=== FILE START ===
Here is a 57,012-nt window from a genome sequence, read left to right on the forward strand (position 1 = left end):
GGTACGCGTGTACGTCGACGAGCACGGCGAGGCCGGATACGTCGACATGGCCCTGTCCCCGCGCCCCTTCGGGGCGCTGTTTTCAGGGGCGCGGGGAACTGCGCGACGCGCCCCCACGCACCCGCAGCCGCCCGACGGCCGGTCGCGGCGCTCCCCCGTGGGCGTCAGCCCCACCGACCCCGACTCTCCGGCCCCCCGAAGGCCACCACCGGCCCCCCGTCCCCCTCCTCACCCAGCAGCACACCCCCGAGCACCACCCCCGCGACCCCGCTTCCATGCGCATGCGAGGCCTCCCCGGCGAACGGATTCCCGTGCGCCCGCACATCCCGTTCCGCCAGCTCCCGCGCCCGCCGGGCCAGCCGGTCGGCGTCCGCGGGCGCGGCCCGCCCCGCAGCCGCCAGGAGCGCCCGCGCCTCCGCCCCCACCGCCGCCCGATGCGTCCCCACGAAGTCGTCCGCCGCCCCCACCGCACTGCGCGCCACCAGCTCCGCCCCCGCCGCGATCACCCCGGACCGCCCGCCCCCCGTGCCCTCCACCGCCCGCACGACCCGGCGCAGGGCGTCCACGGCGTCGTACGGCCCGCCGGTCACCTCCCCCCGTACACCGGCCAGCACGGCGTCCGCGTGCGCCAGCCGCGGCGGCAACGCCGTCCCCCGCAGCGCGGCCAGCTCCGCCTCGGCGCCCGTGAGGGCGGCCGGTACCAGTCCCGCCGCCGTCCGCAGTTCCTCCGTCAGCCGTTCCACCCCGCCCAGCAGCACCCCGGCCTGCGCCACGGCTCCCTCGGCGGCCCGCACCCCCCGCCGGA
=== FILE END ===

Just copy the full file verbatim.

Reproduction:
Here is a 57,012-nt window from a genome sequence, read left to right on the forward strand (position 1 = left end):
GGTACGCGTGTACGTCGACGAGCACGGCGAGGCCGGATACGTCGACATGGCCCTGTCCCCGCGCCCCTTCGGGGCGCTGTTTTCAGGGGCGCGGGGAACTGCGCGACGCGCCCCCACGCACCCGCAGCCGCCCGACGGCCGGTCGCGGCGCTCCCCCGTGGGCGTCAGCCCCACCGACCCCGACTCTCCGGCCCCCCGAAGGCCACCACCGGCCCCCCGTCCCCCTCCTCACCCAGCAGCACACCCCCGAGCACCACCCCCGCGACCCCGCTTCCATGCGCATGCGAGGCCTCCCCGGCGAACGGATTCCCGTGCGCCCGCACATCCCGTTCCGCCAGCTCCCGCGCCCGCCGGGCCAGCCGGTCGGCGTCCGCGGGCGCGGCCCGCCCCGCAGCCGCCAGGAGCGCCCGCGCCTCCGCCCCCACCGCCGCCCGATGCGTCCCCACGAAGTCGTCCGCCGCCCCCACCGCACTGCGCGCCACCAGCTCCGCCCCCGCCGCGATCACCCCGGACCGCCCGCCCCCCGTGCCCTCCACCGCCCGCACGACCCGGCGCAGGGCGTCCACGGCGTCGTACGGCCCGCCGGTCACCTCCCCCCGTACACCGGCCAGCACGGCGTCCGCGTGCGCCAGCCGCGGCGGCAACGCCGTCCCCCGCAGCGCGGCCAGCTCCGCCTCGGCGCCCGTGAGGGCGGCCGGTACCAGTCCCGCCGCCGTCCGCAGTTCCTCCGTCAGCCGTTCCACCCCGCCCAGCAGCACCCCGGCCTGCGCCACGGCTCCCTCGGCGGCCCGCACCCCCCGCCGGA